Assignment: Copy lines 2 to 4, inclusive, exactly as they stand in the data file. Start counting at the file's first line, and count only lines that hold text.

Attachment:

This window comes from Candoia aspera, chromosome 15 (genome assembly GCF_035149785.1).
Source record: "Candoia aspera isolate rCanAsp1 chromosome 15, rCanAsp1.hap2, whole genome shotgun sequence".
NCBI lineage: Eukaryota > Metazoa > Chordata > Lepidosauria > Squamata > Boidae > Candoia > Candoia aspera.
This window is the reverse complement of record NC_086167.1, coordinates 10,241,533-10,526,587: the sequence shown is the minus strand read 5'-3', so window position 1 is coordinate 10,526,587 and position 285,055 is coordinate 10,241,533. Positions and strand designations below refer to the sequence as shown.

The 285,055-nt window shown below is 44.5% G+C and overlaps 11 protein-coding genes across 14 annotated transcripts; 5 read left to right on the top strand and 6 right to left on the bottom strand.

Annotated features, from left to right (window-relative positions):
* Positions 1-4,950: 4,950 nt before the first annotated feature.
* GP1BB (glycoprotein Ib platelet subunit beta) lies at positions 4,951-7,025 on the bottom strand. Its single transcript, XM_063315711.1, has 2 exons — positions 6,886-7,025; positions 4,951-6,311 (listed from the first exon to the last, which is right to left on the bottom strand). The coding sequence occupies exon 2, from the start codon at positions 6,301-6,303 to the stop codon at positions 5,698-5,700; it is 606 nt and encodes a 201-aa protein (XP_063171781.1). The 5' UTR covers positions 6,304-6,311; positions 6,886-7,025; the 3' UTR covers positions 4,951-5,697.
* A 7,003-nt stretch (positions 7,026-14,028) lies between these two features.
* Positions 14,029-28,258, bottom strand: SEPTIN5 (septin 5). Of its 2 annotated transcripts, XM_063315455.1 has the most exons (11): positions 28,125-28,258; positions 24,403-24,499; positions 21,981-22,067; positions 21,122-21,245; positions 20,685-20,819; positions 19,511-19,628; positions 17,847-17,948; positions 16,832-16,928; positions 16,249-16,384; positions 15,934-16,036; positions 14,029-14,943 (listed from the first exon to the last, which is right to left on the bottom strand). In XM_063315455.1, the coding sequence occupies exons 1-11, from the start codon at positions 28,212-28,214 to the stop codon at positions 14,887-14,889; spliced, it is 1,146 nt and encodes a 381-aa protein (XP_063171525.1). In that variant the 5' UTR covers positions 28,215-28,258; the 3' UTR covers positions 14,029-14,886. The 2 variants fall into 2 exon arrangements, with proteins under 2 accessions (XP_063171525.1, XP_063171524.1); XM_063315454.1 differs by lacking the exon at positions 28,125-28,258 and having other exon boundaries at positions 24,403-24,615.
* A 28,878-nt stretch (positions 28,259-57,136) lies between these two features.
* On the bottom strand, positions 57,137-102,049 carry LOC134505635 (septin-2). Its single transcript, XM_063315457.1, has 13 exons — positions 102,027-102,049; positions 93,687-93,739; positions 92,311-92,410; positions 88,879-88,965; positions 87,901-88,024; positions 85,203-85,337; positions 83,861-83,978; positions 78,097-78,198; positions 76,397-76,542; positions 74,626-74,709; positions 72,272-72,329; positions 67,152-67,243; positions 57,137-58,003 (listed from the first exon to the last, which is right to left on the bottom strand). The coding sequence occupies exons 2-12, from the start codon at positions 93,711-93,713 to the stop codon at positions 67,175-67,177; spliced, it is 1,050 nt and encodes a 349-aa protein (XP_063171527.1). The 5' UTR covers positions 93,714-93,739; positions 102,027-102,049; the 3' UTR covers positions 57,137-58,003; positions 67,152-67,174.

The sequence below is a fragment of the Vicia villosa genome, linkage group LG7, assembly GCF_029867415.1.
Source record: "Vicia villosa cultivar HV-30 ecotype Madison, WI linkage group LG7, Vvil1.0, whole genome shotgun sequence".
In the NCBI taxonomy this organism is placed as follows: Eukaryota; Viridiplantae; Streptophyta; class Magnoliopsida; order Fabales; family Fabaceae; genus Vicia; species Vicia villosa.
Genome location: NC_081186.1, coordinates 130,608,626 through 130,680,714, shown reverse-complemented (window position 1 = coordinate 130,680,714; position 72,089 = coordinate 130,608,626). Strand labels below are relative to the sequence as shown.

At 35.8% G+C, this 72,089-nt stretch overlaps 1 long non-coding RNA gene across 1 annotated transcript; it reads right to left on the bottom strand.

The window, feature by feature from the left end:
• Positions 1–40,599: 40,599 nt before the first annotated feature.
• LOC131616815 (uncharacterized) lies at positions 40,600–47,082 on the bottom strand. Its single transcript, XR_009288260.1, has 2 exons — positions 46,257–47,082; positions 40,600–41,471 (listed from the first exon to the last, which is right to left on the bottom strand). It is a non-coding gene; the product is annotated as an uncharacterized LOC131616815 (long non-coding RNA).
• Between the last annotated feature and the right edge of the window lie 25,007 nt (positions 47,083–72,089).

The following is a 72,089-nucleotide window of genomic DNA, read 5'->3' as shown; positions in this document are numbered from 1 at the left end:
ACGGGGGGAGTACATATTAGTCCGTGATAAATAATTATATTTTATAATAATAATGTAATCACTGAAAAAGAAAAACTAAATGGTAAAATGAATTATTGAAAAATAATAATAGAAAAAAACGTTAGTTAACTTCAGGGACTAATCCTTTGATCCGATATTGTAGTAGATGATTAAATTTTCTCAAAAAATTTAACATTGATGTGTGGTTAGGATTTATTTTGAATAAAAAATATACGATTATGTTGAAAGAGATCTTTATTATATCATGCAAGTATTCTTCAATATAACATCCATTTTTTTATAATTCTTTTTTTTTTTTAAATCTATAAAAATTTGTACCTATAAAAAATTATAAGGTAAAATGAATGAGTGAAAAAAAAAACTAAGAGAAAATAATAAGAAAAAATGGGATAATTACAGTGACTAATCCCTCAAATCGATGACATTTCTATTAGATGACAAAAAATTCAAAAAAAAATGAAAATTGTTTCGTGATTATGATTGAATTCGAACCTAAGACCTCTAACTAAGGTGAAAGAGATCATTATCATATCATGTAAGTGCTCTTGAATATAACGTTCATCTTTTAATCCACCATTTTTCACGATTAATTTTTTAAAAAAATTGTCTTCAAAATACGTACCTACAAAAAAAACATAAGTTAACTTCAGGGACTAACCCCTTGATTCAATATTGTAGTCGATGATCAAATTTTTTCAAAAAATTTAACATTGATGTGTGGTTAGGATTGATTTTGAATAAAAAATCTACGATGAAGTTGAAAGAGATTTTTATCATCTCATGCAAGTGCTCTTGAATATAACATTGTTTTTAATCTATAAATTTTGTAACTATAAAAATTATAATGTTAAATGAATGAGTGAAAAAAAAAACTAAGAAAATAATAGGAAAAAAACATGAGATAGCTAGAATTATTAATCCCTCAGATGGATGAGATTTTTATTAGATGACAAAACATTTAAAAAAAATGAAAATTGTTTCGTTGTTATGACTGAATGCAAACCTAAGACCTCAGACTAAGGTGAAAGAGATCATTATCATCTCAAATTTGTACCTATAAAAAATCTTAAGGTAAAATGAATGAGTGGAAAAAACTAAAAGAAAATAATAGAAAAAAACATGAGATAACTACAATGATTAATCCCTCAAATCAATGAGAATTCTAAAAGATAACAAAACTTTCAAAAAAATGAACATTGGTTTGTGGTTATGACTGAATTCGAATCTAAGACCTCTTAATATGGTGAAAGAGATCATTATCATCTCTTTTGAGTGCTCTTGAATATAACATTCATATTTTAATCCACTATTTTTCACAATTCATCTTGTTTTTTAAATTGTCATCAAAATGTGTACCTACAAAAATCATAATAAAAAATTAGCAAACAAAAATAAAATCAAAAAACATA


Source record: "Candoia aspera isolate rCanAsp1 chromosome 15, rCanAsp1.hap2, whole genome shotgun sequence".
NCBI lineage: Eukaryota > Metazoa > Chordata > Lepidosauria > Squamata > Boidae > Candoia > Candoia aspera.
This window is the reverse complement of record NC_086167.1, coordinates 10,241,533-10,526,587: the sequence shown is the minus strand read 5'-3', so window position 1 is coordinate 10,526,587 and position 285,055 is coordinate 10,241,533. Positions and strand designations below refer to the sequence as shown.